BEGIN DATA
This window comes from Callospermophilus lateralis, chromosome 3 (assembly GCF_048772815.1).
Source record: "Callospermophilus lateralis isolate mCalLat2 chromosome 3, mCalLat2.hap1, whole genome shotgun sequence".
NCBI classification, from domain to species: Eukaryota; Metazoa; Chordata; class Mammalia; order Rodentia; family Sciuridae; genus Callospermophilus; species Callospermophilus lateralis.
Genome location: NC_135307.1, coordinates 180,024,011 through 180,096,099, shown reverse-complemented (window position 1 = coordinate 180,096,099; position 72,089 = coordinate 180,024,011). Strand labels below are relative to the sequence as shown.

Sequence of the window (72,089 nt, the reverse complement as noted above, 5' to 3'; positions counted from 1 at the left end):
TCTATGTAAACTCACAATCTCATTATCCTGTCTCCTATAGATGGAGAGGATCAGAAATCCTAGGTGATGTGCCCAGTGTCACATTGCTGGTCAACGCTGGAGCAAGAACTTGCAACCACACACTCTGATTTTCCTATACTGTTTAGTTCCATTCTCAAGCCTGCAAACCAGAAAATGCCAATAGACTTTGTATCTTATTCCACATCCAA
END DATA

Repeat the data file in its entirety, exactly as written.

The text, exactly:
This window comes from Callospermophilus lateralis, chromosome 3 (assembly GCF_048772815.1).
Source record: "Callospermophilus lateralis isolate mCalLat2 chromosome 3, mCalLat2.hap1, whole genome shotgun sequence".
NCBI classification, from domain to species: Eukaryota; Metazoa; Chordata; class Mammalia; order Rodentia; family Sciuridae; genus Callospermophilus; species Callospermophilus lateralis.
Genome location: NC_135307.1, coordinates 180,024,011 through 180,096,099, shown reverse-complemented (window position 1 = coordinate 180,096,099; position 72,089 = coordinate 180,024,011). Strand labels below are relative to the sequence as shown.

Sequence of the window (72,089 nt, the reverse complement as noted above, 5' to 3'; positions counted from 1 at the left end):
TCTATGTAAACTCACAATCTCATTATCCTGTCTCCTATAGATGGAGAGGATCAGAAATCCTAGGTGATGTGCCCAGTGTCACATTGCTGGTCAACGCTGGAGCAAGAACTTGCAACCACACACTCTGATTTTCCTATACTGTTTAGTTCCATTCTCAAGCCTGCAAACCAGAAAATGCCAATAGACTTTGTATCTTATTCCACATCCAA